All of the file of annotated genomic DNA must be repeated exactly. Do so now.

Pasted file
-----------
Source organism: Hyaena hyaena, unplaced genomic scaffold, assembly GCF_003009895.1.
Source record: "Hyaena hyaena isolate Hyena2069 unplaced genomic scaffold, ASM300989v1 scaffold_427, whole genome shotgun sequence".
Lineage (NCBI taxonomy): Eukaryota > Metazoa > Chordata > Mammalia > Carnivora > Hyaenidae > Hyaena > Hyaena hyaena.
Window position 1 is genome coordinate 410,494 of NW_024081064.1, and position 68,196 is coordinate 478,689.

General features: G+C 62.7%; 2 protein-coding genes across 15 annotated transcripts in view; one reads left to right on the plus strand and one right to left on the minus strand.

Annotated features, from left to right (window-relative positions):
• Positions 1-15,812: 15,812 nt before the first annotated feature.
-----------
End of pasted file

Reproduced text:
Source organism: Hyaena hyaena, unplaced genomic scaffold, assembly GCF_003009895.1.
Source record: "Hyaena hyaena isolate Hyena2069 unplaced genomic scaffold, ASM300989v1 scaffold_427, whole genome shotgun sequence".
Lineage (NCBI taxonomy): Eukaryota > Metazoa > Chordata > Mammalia > Carnivora > Hyaenidae > Hyaena > Hyaena hyaena.
Window position 1 is genome coordinate 410,494 of NW_024081064.1, and position 68,196 is coordinate 478,689.

General features: G+C 62.7%; 2 protein-coding genes across 15 annotated transcripts in view; one reads left to right on the plus strand and one right to left on the minus strand.

Annotated features, from left to right (window-relative positions):
• Positions 1-15,812: 15,812 nt before the first annotated feature.